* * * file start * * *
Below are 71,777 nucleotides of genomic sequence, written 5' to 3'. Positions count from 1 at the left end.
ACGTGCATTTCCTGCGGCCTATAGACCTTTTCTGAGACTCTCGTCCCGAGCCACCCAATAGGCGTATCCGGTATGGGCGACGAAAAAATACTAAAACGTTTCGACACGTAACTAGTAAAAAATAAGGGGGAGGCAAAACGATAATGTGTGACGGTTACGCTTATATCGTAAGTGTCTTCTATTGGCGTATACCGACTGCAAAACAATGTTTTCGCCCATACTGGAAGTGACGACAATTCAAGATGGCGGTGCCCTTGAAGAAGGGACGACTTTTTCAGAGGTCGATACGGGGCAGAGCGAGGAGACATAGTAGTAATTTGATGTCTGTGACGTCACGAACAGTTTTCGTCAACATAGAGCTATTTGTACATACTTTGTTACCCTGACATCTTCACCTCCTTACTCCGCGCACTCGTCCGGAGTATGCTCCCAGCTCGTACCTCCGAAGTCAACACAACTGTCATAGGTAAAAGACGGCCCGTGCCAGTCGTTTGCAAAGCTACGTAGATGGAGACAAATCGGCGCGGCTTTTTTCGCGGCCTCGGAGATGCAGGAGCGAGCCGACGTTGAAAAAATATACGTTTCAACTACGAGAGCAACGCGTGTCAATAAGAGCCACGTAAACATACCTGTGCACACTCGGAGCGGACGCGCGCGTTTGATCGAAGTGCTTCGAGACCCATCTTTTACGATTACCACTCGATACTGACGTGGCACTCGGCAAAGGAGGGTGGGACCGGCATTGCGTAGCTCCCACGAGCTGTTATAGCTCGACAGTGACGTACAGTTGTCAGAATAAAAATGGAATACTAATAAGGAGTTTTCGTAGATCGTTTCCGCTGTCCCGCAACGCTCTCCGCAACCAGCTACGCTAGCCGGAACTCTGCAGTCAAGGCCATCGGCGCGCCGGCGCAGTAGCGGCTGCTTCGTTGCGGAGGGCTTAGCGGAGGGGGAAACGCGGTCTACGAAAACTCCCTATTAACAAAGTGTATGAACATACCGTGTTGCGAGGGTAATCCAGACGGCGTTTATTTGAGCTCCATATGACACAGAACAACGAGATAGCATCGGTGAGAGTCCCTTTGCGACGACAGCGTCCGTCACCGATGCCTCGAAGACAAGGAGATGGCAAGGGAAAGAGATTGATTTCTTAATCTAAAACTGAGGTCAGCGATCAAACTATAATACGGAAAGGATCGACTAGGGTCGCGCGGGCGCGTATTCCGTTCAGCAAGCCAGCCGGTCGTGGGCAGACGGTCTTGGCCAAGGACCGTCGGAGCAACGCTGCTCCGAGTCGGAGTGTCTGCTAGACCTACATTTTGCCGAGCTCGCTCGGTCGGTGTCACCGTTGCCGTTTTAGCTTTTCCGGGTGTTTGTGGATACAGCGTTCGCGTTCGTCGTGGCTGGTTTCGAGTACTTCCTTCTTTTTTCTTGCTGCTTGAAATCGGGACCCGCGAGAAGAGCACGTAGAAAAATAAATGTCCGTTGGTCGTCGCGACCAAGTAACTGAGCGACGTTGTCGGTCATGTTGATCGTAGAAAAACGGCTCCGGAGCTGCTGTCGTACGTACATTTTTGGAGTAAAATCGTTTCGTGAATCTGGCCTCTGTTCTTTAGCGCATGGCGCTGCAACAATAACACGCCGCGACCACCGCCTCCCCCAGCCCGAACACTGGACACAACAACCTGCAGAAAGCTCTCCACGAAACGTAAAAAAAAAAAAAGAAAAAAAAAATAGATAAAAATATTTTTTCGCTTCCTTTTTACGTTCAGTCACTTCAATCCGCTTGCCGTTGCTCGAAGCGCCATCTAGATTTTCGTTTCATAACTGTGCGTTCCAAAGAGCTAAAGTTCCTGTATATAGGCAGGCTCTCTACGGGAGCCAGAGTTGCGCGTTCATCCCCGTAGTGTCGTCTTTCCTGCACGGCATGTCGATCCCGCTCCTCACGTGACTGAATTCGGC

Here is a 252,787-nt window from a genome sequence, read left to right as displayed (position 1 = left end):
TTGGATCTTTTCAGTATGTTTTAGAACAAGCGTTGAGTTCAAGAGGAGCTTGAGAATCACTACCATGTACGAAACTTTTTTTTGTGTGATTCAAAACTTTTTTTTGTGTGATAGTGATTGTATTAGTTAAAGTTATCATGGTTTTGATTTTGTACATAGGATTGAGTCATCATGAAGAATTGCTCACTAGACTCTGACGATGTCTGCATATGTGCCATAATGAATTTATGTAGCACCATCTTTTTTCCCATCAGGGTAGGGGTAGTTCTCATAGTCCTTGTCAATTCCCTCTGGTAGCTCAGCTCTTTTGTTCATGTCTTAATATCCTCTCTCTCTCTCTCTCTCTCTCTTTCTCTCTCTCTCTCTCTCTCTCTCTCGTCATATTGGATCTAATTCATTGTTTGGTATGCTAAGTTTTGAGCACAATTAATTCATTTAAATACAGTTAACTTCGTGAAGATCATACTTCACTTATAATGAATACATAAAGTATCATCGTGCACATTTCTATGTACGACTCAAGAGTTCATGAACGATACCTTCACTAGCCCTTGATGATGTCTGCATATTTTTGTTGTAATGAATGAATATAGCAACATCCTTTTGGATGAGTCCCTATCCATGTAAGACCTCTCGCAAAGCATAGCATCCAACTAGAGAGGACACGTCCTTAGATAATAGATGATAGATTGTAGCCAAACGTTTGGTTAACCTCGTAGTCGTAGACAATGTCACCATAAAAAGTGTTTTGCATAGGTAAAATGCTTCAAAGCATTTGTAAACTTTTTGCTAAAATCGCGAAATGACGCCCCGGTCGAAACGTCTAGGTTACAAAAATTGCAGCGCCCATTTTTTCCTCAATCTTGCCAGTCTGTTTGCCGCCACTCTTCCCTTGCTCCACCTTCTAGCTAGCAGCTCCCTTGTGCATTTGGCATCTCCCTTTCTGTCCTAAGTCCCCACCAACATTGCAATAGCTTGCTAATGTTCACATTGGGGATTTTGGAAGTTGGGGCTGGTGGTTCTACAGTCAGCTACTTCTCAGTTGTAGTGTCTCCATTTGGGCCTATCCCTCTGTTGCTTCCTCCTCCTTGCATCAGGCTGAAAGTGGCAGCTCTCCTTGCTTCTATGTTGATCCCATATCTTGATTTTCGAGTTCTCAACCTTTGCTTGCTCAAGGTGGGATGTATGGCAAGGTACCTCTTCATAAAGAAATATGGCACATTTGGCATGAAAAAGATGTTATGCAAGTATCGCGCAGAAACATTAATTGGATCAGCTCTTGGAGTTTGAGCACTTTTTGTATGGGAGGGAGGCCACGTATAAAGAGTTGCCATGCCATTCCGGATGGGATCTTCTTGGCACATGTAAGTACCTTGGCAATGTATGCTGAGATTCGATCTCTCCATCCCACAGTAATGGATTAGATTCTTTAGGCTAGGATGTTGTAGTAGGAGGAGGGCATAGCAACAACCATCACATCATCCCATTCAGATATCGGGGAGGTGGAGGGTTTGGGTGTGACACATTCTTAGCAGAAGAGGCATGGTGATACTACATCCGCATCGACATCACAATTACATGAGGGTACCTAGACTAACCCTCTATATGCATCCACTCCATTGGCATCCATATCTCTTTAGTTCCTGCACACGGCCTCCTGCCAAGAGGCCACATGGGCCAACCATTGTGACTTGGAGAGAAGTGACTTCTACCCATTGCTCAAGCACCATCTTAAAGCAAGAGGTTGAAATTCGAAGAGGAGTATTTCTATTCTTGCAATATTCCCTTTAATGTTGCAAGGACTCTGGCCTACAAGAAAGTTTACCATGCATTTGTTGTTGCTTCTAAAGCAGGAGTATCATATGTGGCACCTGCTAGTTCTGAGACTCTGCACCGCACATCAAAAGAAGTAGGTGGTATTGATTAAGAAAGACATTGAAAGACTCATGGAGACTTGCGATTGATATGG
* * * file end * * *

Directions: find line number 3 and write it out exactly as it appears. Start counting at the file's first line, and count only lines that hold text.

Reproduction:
Here is a 252,787-nt window from a genome sequence, read left to right as displayed (position 1 = left end):